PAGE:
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Queensland Nurses and Midwives Now Authorized to Prescribe Abortion Drugs

According to Premier Steven Miles, there has been a significant increase in funding for termination of pregnancy services this week.

In the Australian state of Queensland, a new law has been passed to allow nurses and midwives to prescribe the abortion drug MS-2 Step.

Traditionally, a doctor’s approval was required to obtain a prescription for this drug in Australia. M2-Step can be used to terminate a pregnancy up to 63 days gestation.

Under the new law, the Queensland government is expanding the healthcare workers who can provide the M2-Step drug to pregnant women.

“The Bill will enable nurse practitioners, endorsed midwives, and qualified registered nurses and midwives to conduct medical terminations in the early stages of pregnancy,” the government stated.

Currently, in Queensland, individuals in the early stages of pregnancy can only obtain a prescription for the medical termination drug, MS-2 Step, from a doctor.

This can lead to inequities in accessing safe early termination of pregnancy services due to medical practitioners’ availability.

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The Health and Other Legislation Amendment Bill (No. 2) 2023 (pdf) also replaced the word “woman” with “person” and the word “herself” with “themself.”

This legislation was supported by the Labor and Greens in the Queensland parliament, while there were opposing views from Liberal National MPs, especially regarding the removal of the word “woman.”

Speaking in parliament on March 7, Minister for Health Shannon Fentiman expressed pride in implementing reforms for Queensland women and girls.

“I am proud that we are enhancing access to medical termination of pregnancy, especially for people who live in rural and regional Queensland,” Ms. Fentiman mentioned (pdf).

Ms. Fentiman emphasized that access to safe termination-of-pregnancy care is a fundamental human right for sexual and reproductive autonomy.

“During the Queensland parliamentary committee process, stakeholders in reproductive and women’s health highlighted that the proposed changes would improve access to medical terminations of pregnancy closer to people’s homes,” she stated.

“It is not surprising that those in opposition will vote against these amendments.”

Concerns Raised by Liberal National Party MPs

Despite the legislation, concerns were raised by the Opposition about potential complications with abortion in regional areas, now that midwives can perform terminations of pregnancy.

Liberal National Party Shadow Minister for Health Ros Bates mentioned that including registered nurses goes against recommendations in a Labor-run Senate committee report that spurred this bill.

“When it comes to providing health services, we must ensure the basics are in place and then expand from there. Many regional towns lack essential services such as birthing facilities,” she pointed out.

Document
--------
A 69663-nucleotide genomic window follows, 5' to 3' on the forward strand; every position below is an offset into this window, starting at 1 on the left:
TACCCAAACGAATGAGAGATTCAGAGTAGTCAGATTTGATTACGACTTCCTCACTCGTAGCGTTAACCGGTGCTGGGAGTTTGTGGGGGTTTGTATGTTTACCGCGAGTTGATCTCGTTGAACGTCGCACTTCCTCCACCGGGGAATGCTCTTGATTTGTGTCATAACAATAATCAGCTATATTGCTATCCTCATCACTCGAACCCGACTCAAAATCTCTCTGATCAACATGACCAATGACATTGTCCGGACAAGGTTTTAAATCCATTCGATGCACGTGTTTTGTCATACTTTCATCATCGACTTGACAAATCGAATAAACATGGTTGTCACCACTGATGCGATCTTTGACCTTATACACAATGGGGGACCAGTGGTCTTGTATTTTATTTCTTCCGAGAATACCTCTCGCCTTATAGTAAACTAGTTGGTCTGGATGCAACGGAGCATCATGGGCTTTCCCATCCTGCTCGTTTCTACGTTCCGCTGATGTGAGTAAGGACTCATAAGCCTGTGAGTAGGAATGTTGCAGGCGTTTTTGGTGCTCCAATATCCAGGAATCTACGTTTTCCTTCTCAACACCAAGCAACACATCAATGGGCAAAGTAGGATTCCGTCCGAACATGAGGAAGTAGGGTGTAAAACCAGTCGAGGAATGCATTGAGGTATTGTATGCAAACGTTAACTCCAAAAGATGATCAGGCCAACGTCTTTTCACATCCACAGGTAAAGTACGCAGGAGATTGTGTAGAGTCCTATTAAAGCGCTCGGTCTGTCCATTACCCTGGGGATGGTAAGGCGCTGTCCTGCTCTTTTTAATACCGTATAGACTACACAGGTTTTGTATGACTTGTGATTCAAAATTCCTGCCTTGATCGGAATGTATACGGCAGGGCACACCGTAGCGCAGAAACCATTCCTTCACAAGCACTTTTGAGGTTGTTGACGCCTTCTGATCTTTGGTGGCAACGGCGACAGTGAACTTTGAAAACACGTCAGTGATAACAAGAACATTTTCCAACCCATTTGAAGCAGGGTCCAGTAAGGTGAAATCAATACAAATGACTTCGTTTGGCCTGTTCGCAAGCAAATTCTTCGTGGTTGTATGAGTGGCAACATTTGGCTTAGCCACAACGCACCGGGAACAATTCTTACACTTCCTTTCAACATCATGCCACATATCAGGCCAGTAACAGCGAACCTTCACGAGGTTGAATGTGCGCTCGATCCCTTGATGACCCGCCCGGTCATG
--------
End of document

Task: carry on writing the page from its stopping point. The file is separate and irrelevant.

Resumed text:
“The government needs to focus on establishing well-resourced health services across these areas to ensure patient safety rather than risking it by expanding services prematurely.”

Ms. Bates expressed genuine concerns about safety risks for women in rural and regional Queensland.

Member for Toowoomba North Trevor Watts echoed these concerns, emphasizing his support for the right to life.

“The main issue with the bill is related to the Termination of Pregnancy Act 2018, which allows health practitioners to prescribe and administer the termination-of-pregnancy drug MS-2 Step,” Mr. Watts stated.

“The availability of health services in regional and remote Queensland to care for women facing complications from terminations under the proposed changes is a significant concern.”

The law, passed by the Queensland Parliament on March 7, also aims to improve midwife-to-patient ratios by counting newborns as separate patients.

“The Health and Other Legislation Amendment Bill (No.2) 2023 will enable Queensland to transition to a midwife-to-patient ratio, similar to nurse-to-patient ratios. Newborns will be counted separately,” the government announced.

“Midwife to patient ratios will be implemented gradually. From 2024, public maternity wards with high-level services delivering complex care and acting as a referral service will have a one midwife to six patient ratio.”

Premier Emphasizes Funding for Termination of Pregnancy

Queensland Premier Steven Miles also highlighted the abortion laws on various social media platforms.

He shared an image on X (formerly Twitter) stating “her body, her choice,” on March. 6.

“This week we’ve announced a significant funding increase for termination of pregnancy services,” he noted.

“It’s part of our Women and Girls’ Health Strategy. Making the decision to terminate a pregnancy is never easy. Women deserve the support and access to services they require during this time.”

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